One of the most effective ways to cut down on building energy use, though, is to target the behavior of those inhabiting the buildings. In order to understand humans’ energy behavior and how to change it, researchers need data. One of Hsu’s new projects involves integrating programs, policies, and technologies to enable the monitoring of energy flows between buildings and the grid. This setup would enable greater grid stability—a prospect that Hsu and his fellow researchers hope will attract the attention of today’s utilities. That information would also enable researchers to map out energy distribution and consumption, which in turn would help them understand better how to shape that consumption to minimize carbon emissions and energy use, he says. Sometimes, one of the most direct ways to encourage people to consume less is simply to share such data with them. Once consumers see how they’re using energy, they can make informed decisions about where they could make changes.
Hsu took a self-described “long, tortuous educational path,” one that he laughingly tells students never to replicate. This path led from undergraduate and master’s degrees in physics to a PhD in urban planning and design. His post-graduation jobs ranged from green building engineering to real estate finance, and eventually brought him to city government. His first job in city planning was in New York City working to rebuild Lower Manhattan after September 11.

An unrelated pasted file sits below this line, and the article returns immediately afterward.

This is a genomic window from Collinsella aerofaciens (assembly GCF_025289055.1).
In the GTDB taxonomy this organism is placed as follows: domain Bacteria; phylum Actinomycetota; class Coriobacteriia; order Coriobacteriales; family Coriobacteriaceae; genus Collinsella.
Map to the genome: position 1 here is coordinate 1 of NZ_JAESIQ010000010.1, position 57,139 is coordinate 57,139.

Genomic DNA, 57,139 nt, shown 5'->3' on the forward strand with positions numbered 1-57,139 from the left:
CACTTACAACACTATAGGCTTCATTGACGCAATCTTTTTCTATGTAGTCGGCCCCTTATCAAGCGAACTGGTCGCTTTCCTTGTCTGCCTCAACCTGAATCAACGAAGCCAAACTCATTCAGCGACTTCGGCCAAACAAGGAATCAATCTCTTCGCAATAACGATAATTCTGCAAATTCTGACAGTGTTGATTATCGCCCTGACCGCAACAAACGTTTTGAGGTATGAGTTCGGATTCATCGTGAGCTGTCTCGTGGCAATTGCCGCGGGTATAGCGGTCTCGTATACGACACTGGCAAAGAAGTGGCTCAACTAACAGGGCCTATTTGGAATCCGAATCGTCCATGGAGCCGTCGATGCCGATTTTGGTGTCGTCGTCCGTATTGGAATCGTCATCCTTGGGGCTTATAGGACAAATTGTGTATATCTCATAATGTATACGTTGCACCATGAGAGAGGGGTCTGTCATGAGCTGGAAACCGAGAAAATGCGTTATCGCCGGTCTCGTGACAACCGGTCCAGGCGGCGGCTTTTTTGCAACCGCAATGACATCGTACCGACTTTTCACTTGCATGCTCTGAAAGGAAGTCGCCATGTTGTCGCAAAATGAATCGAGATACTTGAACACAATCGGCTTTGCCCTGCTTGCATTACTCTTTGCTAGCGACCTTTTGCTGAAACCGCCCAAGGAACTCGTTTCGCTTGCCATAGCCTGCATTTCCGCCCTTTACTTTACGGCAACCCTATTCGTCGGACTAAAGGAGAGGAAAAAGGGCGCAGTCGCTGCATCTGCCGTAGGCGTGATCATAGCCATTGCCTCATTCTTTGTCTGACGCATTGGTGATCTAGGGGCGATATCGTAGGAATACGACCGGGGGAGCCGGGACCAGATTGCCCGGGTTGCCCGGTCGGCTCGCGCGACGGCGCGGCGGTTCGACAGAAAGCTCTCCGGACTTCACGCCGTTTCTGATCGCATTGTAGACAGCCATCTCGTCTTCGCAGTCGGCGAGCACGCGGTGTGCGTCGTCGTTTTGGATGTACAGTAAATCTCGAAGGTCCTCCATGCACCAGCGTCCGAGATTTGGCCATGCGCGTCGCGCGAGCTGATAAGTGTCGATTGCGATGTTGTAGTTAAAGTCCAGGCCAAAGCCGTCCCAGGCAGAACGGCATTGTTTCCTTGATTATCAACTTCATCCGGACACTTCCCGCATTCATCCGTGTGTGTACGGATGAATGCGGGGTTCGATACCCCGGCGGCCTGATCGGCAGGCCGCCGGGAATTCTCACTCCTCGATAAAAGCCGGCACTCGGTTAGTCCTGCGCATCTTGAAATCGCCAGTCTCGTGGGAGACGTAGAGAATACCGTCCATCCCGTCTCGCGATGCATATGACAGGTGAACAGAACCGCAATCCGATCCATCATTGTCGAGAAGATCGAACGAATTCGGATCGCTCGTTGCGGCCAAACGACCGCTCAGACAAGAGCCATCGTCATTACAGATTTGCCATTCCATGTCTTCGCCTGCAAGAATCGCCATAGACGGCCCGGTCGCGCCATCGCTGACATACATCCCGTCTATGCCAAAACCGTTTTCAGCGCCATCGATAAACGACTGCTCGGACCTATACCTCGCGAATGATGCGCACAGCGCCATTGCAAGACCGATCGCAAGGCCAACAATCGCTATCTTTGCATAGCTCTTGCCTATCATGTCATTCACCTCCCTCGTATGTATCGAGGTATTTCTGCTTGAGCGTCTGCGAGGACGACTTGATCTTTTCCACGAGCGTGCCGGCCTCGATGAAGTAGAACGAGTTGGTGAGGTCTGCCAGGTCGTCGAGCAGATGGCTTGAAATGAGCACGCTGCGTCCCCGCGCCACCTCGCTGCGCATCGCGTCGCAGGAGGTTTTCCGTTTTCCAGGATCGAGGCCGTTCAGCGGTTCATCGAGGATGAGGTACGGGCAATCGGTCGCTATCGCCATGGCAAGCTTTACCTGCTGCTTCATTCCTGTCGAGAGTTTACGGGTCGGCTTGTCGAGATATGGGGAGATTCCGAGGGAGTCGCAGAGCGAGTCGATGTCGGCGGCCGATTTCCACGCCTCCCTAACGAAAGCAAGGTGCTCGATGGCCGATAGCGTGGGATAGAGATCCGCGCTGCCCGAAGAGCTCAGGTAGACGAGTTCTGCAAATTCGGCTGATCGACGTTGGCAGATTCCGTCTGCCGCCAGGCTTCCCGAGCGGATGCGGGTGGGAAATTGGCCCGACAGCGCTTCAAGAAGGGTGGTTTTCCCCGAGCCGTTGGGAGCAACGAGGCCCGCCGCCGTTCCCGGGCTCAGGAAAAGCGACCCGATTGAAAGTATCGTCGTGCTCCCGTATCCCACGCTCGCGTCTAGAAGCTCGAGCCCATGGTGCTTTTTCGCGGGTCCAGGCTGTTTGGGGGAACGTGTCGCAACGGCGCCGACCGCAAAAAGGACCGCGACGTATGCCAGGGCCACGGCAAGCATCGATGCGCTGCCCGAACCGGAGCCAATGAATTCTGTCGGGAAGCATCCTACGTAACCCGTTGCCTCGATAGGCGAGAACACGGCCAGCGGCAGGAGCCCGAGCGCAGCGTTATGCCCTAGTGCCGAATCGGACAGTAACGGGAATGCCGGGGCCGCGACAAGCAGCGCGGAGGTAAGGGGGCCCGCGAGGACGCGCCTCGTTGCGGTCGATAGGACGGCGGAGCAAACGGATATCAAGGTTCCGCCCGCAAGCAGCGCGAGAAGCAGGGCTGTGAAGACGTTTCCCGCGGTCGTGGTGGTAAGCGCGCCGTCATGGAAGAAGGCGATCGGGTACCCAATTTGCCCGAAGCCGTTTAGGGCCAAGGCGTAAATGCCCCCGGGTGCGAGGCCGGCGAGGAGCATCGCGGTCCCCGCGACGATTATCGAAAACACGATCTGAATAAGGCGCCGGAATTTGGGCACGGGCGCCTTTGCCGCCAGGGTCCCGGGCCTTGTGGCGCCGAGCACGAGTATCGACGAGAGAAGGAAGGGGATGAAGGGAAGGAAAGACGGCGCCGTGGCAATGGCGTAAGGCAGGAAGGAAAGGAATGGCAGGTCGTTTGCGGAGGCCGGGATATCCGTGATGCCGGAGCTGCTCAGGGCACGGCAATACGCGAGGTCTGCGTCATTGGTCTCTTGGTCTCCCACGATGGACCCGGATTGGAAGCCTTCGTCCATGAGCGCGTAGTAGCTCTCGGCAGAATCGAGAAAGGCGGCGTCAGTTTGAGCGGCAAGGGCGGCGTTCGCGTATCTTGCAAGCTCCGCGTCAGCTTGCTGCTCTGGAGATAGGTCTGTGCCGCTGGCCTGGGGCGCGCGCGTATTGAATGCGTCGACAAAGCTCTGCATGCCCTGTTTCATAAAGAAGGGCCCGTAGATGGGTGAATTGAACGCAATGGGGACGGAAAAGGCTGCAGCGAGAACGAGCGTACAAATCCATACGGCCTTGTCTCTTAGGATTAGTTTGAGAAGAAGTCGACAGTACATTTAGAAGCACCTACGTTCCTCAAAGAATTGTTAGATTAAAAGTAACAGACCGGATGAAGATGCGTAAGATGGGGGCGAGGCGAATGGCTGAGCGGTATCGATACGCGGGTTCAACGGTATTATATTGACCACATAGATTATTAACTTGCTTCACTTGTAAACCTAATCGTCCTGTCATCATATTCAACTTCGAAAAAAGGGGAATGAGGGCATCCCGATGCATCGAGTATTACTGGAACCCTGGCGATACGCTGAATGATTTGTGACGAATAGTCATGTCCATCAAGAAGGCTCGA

Since then, Hsu has worked in cities from Philadelphia to Seattle to London. This rich, varied experience with city living has led Hsu to his current focus on human interaction with infrastructure, as well as the challenges involved in adapting infrastructure to emerging climate constraints. Last spring he taught a course called Theories of Infrastructure, which compared alternative theories of how people interact with technological systems. Hsu enjoyed the students as much as the course content. “I had a diverse bunch of students who were really into the topic,” he says. “They were curious, interested, and we had great debates.”